A five-stop guided tour of Great Britain
By Kathryn Beeson
16 July 2019
In some respects, Dorothy was right - there really is no place like home.Read more
The pretty capital of the Isle of Man, Douglas is also the island's largest town and primary seaside resort. Originally settled by the Vikings, the town rose to prominence as a merchant trading post, aided by its large natural port. With the discovery of the New World, Douglas experienced great prosperity and soon became a popular holiday destination, both for Manx people and those from the British mainland. Douglas was recognised as the island's social and economic stronghold in 1874, when it became the capital.
Today Douglas has much to recommend it to visitors; many of these attractions are within easy reach of the sea front, lined by its grand two-mile promenade.
Opened in 1893, this beautiful building served as the Isle of Man's main theatre until its closure in the 1960s. Having been a cinema, it has now been lovingly restored to its original state and is a delight to explore.
As the world's oldest continuous parliament, the Tynwald boasts a fascinating history. Members of the public are welcome to view the proceedings from the public gallery of this grand building.
Designed by Robert Casement, the iconic Laxey Wheel was built in 1854 to pump water from the Laxey mineshafts and prevent flooding. A key feature of the wheel was that it was made to run on water power, as the Isle of Man has virtually no natural coal supply - which made it an early piece of environmentally-friendly machinery. The wheel was given the name 'Lady Isabella' in honour of the then-Governor's wife, Lady Isabella Hope, and it is often still called this by locals today. Lady Isabella is a staggering 72'6'' (22 metres) in diameter, and a huge circumference of 210'6'' (64 m). It can draw an impressive 1,140 litres of water every minute, from a depth of 1,804' (550 m). The Laxey Wheel was retired from regular use with the closure of the town's mines in 1929, but the government saved it for the nation, as tourists had already flocked to it when the mines were still open. Still one of the island's most popular tourist attractions today, the wheel has become a much-loved emblem of the Isle of Man - and even features on the reverse of the £20 note.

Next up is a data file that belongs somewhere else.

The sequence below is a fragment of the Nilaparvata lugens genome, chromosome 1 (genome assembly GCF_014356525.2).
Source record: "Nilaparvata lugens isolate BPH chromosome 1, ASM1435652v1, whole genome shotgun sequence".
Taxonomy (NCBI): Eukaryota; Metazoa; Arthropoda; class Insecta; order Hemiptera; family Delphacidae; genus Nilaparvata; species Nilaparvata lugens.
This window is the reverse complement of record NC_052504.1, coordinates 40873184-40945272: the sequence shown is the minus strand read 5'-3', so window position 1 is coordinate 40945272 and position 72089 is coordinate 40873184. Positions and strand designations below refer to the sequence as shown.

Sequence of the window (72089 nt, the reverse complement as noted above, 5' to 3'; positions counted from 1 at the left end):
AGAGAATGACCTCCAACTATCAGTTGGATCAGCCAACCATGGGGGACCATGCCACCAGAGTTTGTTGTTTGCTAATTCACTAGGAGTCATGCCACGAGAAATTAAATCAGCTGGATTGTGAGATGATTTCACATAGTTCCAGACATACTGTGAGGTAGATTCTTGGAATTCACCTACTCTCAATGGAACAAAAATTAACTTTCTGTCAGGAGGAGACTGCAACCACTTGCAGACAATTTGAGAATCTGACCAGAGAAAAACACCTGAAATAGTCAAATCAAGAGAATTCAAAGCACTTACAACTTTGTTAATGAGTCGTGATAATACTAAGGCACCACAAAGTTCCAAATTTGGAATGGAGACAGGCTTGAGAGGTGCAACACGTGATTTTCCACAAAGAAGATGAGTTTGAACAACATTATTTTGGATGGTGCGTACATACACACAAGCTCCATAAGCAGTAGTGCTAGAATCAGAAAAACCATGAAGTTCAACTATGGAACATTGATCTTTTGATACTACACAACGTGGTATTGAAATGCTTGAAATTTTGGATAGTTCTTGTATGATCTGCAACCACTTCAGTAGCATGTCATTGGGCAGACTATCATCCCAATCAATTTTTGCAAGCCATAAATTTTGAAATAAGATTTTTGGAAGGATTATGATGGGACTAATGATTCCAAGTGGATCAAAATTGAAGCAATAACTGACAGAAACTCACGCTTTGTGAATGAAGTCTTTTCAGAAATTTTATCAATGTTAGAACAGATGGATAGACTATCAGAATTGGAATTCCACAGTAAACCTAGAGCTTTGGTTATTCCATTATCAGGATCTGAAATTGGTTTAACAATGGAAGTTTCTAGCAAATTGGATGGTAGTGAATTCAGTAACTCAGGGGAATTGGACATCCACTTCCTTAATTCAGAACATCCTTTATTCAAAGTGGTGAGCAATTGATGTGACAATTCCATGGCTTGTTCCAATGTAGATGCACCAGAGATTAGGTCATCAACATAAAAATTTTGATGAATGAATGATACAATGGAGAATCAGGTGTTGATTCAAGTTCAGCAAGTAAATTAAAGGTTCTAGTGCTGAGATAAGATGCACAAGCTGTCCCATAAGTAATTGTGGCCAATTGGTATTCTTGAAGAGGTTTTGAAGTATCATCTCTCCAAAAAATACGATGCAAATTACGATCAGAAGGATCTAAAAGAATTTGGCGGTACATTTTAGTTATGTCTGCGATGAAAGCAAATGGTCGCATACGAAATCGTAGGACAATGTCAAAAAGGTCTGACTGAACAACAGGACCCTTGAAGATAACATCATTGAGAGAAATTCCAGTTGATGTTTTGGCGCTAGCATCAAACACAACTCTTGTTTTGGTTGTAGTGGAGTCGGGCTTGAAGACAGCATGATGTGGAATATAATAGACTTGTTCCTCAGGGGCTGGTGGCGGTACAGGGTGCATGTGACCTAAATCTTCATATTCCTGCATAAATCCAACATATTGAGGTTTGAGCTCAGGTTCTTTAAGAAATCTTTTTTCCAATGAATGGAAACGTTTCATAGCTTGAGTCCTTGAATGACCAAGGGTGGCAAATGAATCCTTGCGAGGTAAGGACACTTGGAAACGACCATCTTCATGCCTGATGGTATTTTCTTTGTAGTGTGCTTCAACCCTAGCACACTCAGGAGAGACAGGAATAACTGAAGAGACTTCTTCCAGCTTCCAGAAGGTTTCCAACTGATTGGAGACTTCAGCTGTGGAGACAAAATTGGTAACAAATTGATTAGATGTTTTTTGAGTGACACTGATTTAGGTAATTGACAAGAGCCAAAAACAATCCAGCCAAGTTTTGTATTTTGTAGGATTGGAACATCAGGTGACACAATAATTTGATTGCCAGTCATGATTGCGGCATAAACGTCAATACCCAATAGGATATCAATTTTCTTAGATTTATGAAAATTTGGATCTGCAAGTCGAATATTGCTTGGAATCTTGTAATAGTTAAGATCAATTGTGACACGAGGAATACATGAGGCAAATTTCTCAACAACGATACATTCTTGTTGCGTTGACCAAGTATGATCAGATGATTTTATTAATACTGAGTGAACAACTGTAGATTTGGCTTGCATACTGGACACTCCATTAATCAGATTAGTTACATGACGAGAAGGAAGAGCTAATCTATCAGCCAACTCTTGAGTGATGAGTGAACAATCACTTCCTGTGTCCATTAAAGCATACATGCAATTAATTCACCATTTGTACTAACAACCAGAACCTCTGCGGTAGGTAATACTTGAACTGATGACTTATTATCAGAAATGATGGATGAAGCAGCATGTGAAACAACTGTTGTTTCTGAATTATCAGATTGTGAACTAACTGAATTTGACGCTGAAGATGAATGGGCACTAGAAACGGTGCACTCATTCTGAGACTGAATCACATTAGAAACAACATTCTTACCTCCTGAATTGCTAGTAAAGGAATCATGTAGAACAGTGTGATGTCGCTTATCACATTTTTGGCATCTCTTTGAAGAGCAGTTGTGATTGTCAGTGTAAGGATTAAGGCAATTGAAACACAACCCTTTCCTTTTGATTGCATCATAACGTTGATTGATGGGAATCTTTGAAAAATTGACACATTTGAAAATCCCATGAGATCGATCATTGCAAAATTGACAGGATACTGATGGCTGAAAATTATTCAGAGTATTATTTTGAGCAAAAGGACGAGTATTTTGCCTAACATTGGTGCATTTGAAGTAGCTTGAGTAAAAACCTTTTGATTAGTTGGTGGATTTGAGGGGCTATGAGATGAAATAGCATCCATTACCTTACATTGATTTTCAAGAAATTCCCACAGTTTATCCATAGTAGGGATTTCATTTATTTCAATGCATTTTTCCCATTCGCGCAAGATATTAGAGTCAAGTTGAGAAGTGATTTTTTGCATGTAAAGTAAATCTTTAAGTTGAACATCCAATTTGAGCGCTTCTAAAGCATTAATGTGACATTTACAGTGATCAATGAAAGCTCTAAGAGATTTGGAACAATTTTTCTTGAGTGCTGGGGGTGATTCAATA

Idyllic Peel has a population of less than 5,000, yet is technically the Isle of Man's only 'city', as it boasts the island's cathedral. Norsemen ruled Peel for roughly four hundred years before ceding to the Scottish Monarchy in 1266. As an extra measure of defence, the castle on St Patrick's Isle overlooking the then-town was significantly enhanced. The castle then became known to English rulers as Peel Castle, and the settlement - until then known as Holmtown - ended up also being called Peel as a result. With the coming of the railway, Peel developed as a tourist resort, and today the city has an attractive promenade overlooking its sandy beach, along with a number of other highlights.
Perched on a tiny island connected to the town by a causeway, the imposing Peel Castle has had a turbulent history. Now a Manx National Heritage site, audio tours are available around the ruined grounds, detailing its everyday use and legend of how St Patrick introduced Christianity here.
This magnificent attraction was completed in 1997, and features a range of vivid displays on the island's Celtic and Viking past, including life-sized reconstructions of their homes.